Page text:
Sweetshrub: 100 Million Years of Blooms

The flowers of Sweetshrub (Calycanthus floridus) are in full bloom right now.   They are a deep maroon color that contrasts nicely with the bright, glossy green of the foliage.  Some plants have more fragrant blooms than others, but if you can find an aromatic one do yourself a favor and take in the smell.  Kind of like strawberries mixed with bananas and a little cinnamon or clove tossed in: there are not many fragrances like it.  The overripe fruits of Sweetshrub’s cousin, Paw paw (Asimina triloba) are the closest scent that comes to mind.  Sweetshrub flowers are unique in appearance as well with their spidery tepals wrapped around a central cluster of anthers. They look like they haven’t quite opened yet.   The color, structure and smell of these flowers differ from most of the flowers that are familiar to us today because they are the results of adaptive strategies first developed over 100 million years ago.

Fossils from Brazil that date to the Cretaceous period (115 million years ago) have shown us the form of an ancestor of Sweetshrub named Araripia.  The fossil “comprises flowers, buds, and leaves, and exhibits features that suggest that “among the Calycanthaceae, especially flowers of Calycanthus are most similar to the flower of Araripia”  The Earth was a much different place 115 MYA to say the least: Only two massive continents, Gondwana and Laurasia, existed and the climate was much warmer and humid.  Dinosaurs roamed the land and insects of all sizes occupied every niche in the dense tropical forests that covered the entire planet.  Plants and insects were just beginning to respond to one another’s adaptive strategies.  These responses were the first steps on a co-evolutionary path that would lead to very complex and specialized forms and life patterns on both sides of the aisle.  Sweetshrub is a living relic from a time before bees when plants were just “learning” that insects could be used to facilitate cross pollination if they are given a little incentive.

This cutaway picture of a Calycanthus bloom shows the minimal differentiation of flower parts as one passes from outer to inner bloom.  Instead of two separate parts, sepals and petals, there are tepals (a half-way-between-the-two structure more commonly found in monocots) surrounding and enclosing the anthers and ovary.  The pollen producing anthers are very similar in their shape and arrangement to the tepals and very simple in form.  The size is really the only variant in the form of the floral parts; There isn’t a lot of specialization.  There are no nectar bearing parts to appeal to bees and butterflies because this flower form evolved before they did.  Beetles were the most likely insects to transfer pollen between flowers as they ate it, so they are meant to appeal to beetles.

Attracting a beetle to a flower is not the same as attracting a bee or butterfly.  First, there are the visual cues.  Beetles, like moths, are attracted to bright white flowers, such as a Magnolia flower (also ancient and beetle pollinated), that reflects light well, especially at night.  Some beetles are also attracted to deep reddish-brown colors, as several other plants known to be pollinated by flies and carrion feeding beetles such as Pawpaw (Asimina spp.), Carrion Flowers (Stapelia spp.) and Pipevine (Aristilochia spp.) have adopted a similar color scheme;  Possibly to mimic wounded or rotting flesh.  Second, there are olfactory cues.  Many beetles evolved to feed upon the carcasses of other animals or their excrement.  An appealing odor to a beetle is not necessarily the sweet smells that we humans most often associate with flowers or fruits.  A spicy, earthy aroma that suggests some sort of decay is more likely to attract a bunch of beetles. Third, there is the form of the flower itself.  Very simple, no complicated pollen sacs or parts that mimic female insects like orchids; no separate disk and ray flowers like asters, just the tepals in a semi-enclosed arrangement around the pollen bearing anthers and ovary.  Beetles aren’t there for the sweet carbohydrate nectar, they just want the protein rich pollen.  In the process of eating, they get covered in pollen grains that will be transferred to the next flower they feast upon.  Mass appeal with vaguely appetizing aromas and easily accessible flowers were the beginnings of plant-pollinator relationships that grew more specific and specialized over the ensuing 115 million years to give us the biodiversity we see today.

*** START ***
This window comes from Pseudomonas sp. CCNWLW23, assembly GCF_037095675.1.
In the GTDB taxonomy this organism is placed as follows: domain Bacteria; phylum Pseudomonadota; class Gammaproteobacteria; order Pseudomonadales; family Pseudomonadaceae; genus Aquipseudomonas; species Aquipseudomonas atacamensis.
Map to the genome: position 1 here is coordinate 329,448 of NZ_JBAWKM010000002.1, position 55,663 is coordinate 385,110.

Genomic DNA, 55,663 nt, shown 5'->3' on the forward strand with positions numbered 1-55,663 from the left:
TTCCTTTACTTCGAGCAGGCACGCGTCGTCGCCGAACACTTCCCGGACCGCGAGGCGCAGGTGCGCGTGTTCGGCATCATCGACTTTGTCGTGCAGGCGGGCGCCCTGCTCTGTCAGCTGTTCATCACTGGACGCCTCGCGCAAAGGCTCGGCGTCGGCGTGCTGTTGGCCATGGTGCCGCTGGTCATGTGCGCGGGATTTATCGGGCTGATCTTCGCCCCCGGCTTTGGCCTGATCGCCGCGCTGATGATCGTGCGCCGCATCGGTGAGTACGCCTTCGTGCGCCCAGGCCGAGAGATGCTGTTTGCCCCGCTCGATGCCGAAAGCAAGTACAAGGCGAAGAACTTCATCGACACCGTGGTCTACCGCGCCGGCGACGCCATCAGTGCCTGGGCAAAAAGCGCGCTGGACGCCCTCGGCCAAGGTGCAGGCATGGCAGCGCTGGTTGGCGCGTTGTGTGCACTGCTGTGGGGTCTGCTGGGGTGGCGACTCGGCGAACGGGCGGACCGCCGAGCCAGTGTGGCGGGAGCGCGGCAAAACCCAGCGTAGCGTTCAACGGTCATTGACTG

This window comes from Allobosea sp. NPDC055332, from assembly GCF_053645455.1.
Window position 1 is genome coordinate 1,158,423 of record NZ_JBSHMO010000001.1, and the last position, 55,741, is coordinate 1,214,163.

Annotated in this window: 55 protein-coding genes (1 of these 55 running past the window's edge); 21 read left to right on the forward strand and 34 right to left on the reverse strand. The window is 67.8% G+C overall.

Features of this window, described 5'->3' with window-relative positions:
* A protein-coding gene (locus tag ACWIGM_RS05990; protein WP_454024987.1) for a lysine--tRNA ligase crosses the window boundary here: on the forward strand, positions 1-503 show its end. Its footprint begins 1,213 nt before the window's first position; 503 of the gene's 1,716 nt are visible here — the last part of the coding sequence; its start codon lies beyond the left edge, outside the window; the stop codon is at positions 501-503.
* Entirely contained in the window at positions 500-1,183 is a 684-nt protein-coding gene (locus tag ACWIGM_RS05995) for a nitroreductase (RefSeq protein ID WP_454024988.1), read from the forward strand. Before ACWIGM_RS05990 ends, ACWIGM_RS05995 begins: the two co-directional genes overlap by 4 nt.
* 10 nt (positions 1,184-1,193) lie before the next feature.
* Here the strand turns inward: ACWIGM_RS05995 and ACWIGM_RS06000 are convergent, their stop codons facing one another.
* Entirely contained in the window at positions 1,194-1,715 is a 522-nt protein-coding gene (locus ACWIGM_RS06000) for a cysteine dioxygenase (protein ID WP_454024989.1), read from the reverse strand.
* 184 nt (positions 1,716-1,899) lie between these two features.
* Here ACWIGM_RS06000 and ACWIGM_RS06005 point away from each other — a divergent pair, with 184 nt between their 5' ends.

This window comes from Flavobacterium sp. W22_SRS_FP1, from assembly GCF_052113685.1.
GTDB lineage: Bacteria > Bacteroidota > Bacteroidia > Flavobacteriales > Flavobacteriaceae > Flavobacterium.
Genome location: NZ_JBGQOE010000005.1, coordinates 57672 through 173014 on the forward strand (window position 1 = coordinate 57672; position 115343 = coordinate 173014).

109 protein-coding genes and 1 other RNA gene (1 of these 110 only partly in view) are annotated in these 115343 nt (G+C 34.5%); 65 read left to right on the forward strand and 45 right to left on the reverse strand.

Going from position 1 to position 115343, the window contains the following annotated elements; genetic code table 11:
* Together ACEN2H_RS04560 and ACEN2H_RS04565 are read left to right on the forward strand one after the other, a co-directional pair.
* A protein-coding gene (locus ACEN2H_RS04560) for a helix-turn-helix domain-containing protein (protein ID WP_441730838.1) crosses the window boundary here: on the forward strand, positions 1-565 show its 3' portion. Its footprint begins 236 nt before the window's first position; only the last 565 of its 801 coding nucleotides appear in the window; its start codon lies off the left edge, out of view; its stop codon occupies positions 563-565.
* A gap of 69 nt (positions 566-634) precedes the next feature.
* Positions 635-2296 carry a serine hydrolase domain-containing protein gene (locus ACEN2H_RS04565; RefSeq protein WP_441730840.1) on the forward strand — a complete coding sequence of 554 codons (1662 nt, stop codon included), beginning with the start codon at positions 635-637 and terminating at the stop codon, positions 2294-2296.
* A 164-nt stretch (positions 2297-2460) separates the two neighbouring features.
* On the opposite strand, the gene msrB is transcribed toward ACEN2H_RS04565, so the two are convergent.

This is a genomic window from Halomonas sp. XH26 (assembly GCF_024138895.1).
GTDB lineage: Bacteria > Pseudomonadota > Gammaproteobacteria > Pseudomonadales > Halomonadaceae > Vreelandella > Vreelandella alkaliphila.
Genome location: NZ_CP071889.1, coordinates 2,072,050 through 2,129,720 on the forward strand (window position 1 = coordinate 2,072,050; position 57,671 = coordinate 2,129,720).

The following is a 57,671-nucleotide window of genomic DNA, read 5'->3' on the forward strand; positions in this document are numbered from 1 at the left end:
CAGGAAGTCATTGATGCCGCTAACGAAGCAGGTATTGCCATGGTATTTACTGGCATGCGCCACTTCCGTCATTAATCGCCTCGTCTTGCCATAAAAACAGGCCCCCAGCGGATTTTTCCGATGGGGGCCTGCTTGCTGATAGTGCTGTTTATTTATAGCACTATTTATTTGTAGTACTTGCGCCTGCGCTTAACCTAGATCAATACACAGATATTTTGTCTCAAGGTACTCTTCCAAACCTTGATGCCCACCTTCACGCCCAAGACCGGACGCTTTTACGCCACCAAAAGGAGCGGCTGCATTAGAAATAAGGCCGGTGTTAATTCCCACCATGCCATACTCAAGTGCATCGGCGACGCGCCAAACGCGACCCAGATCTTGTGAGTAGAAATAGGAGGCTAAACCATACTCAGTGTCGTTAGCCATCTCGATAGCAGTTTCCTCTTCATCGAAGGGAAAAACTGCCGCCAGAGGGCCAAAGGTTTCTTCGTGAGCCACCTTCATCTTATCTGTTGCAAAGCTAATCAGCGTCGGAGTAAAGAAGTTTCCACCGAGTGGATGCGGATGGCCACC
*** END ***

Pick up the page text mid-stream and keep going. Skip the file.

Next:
Sweetshrub has been a popular cultivated shrub in the south since Europeans arrived, and continues to do well in the nursery trade to this day.  I don’t think that many people, even among those that plant it and enjoy it, are aware of its ancient lineage.

 

Post Script/Cultivation Note:

The seeds of Sweetshrub are large, easy to collect and fun to grow. They also demonstrate a unique and probably ancient strategy of having no energy reserves stored in the seed.  It’s just the seed leaves (cotelydons) wound tightly in a spiral inside the seed coat waiting to unfurl and capture solar energy.

The relatively huge leaves quickly make up for the lack of stored reserves and the true leaves and stem shoot up through the middle of them.